For this post, I’m going to delve into something more on the technical side: digital gain staging, and how I use it to keep my DAW sessions organized.
Tracking the guide takes for “Pretty Saro”
Whew – as I write this, it’s about half way through what I hope to be my work day on Feb. 11th, and I’ve just put the final scratch track to bed. I’ve got bounces of all 10 tracks queued up in REAPER for some critical listening, to make some notes before I get into tracking “for real.” That leaves me with 17 days and change, to arrange the songs, record all the parts, do the mixes and put together a final master. I like those odds.
Today, I’m going to write about my approach for recording scratch takes, what I hope to do with them, and why I thought it was a good idea to spend the first third of the RPM Challenge recording parts that I more or less intend to abandon.
Since the start of February, I’ve been spending just about as much time and energy as I can muster working on a project for the Trent Radio RPM Challenge. If you’re not familiar, the RPM Challenge is an exercise in rapid music production, where participants aim to make a full-length album of new music, start to finish, in the month of February.
I’m no newbie when it comes to music production, but apart from a few tracks here and there, all the recordings I’ve made have been group efforts – most significantly, with someone else (usually Michael Grundy at Leadfoot Studio) sitting in the engineer’s chair doing all of the heavy lifting on the tech side.
My main goal for this month, then, is to test drive both the home recording setup I’ve put together, and an approach for working on my solo projects. For the rest of February, I’ll be blogging about my progress, the techniques I’m developing, and the challenges along the way.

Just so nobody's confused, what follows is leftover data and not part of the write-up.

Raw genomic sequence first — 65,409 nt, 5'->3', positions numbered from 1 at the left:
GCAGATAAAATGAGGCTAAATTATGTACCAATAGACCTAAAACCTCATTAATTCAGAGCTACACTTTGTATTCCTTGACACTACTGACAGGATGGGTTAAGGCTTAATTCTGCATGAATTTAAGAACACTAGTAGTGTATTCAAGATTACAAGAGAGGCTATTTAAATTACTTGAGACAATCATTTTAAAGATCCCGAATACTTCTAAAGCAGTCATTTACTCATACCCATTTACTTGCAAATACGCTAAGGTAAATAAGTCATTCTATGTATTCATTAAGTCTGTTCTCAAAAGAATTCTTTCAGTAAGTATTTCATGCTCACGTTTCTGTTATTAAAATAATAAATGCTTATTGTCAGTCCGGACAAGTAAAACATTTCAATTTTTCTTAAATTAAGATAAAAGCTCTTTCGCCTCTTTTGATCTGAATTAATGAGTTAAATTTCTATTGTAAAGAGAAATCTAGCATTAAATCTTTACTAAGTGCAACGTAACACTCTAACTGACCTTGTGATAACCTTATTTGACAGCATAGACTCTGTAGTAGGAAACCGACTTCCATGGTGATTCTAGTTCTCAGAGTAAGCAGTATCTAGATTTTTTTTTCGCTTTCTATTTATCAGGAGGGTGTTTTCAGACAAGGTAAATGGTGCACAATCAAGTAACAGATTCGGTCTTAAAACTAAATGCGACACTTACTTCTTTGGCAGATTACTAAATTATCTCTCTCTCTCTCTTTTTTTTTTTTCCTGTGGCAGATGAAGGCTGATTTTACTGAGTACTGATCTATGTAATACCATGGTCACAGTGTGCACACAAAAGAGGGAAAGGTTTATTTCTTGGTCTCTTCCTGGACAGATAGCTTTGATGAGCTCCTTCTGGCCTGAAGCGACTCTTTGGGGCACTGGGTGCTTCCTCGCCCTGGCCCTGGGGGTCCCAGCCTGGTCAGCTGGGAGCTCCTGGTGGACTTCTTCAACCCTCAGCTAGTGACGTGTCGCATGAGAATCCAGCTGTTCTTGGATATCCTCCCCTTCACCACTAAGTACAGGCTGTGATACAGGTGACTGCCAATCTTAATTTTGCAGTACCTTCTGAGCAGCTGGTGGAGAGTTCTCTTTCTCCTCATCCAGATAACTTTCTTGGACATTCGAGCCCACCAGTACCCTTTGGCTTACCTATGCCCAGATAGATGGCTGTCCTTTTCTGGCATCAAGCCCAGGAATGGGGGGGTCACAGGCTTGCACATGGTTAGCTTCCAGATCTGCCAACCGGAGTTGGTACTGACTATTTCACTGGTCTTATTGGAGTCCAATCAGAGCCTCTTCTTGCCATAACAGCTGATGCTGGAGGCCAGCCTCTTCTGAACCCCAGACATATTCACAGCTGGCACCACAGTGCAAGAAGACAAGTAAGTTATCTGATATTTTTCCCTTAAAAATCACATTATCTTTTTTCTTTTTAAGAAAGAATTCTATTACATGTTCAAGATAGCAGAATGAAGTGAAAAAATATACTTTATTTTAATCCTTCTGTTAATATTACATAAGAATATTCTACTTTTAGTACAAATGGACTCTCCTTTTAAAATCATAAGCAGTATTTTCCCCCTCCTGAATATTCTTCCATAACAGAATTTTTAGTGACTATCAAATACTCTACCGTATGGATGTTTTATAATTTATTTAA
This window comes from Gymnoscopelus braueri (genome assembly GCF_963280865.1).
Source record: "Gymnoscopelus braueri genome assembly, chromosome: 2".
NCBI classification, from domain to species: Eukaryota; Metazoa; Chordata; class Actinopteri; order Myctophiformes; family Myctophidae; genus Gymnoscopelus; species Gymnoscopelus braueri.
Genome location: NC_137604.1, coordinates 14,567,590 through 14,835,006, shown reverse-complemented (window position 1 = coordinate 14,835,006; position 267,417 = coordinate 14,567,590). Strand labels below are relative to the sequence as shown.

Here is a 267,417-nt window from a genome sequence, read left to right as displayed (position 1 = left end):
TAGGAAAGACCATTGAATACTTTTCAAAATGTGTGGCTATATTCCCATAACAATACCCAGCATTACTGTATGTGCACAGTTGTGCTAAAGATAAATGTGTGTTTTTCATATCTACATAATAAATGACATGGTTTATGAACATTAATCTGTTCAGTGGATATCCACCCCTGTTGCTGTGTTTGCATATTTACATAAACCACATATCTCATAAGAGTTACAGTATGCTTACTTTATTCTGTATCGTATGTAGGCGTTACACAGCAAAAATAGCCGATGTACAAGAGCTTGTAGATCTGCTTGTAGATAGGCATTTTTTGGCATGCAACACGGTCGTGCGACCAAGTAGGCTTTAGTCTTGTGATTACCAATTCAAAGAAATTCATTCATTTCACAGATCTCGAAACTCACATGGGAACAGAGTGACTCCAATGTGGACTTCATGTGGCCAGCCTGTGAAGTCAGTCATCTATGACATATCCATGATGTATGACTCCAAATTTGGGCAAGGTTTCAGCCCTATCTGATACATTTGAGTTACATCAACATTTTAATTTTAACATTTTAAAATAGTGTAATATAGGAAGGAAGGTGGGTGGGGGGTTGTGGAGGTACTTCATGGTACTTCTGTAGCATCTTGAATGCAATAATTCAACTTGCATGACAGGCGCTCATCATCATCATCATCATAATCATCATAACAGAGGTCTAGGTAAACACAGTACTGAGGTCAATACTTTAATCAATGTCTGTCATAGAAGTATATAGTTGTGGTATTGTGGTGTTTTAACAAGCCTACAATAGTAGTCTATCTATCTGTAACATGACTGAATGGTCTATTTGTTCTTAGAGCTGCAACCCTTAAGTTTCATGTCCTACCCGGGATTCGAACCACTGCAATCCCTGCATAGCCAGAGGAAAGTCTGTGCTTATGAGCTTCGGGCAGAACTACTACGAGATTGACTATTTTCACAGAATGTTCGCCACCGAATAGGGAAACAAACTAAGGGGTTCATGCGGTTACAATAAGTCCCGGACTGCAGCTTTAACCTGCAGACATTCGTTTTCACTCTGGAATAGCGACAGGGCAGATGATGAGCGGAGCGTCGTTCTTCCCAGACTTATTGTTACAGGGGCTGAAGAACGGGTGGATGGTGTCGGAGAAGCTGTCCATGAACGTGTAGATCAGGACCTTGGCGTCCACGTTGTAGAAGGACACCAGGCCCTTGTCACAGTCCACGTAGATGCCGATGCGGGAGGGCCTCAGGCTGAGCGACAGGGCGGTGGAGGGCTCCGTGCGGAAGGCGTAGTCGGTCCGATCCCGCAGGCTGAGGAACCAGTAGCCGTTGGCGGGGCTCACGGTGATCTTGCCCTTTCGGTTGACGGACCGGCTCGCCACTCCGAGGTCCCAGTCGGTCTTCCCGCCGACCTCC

For now, I’ll briefly outline the project I’m envisioning, and the equipment & software I’m using.
(This was originally written on ludumdare.com in the aftermath of Ludum Dare 34, December 21, 2015.)
After writing up my post-mortem for Xtreme Crop Duster Simulator ’82, I had a comment from pkenney asking about how the two-camera setup I created in Unity worked, and how I used Unity’s built-in shaders to achieve the graphical style of the game. A lot of the positive feedback I’ve received about the game makes reference to the graphical style, so I was already mulling the idea of a post about exactly that – the comment spurred me to actually write it up.
Lots of text and graphics to follow, which likely isn’t be applicable outside of Unity and may only be of interest to people keen on this sort of graphical style, so the real meat of the article follows the break. But as a teaser:
Before and after
The challenge, which I had run into in previous Ludum Dares, is that square pixels are a relatively recent innovation. The Commodore 64’s multicolor low-resolution mode which I emulated in this game had a resolution of 160×200, displayed on a 4:3 television. This means that the pixels, once rendered, are 1.6 times as wide as they are tall – not a nice ratio to deal with. In my LD32 entry, Red Threat, I handwaved the problem away by drawing the sprites with 2:1 pixels, and scaling the whole thing up 2x to 640×400. It worked, but the effect was graphics that were noticeably stretched if you’re familiar with the real hardware.
This time around, I wanted to do better.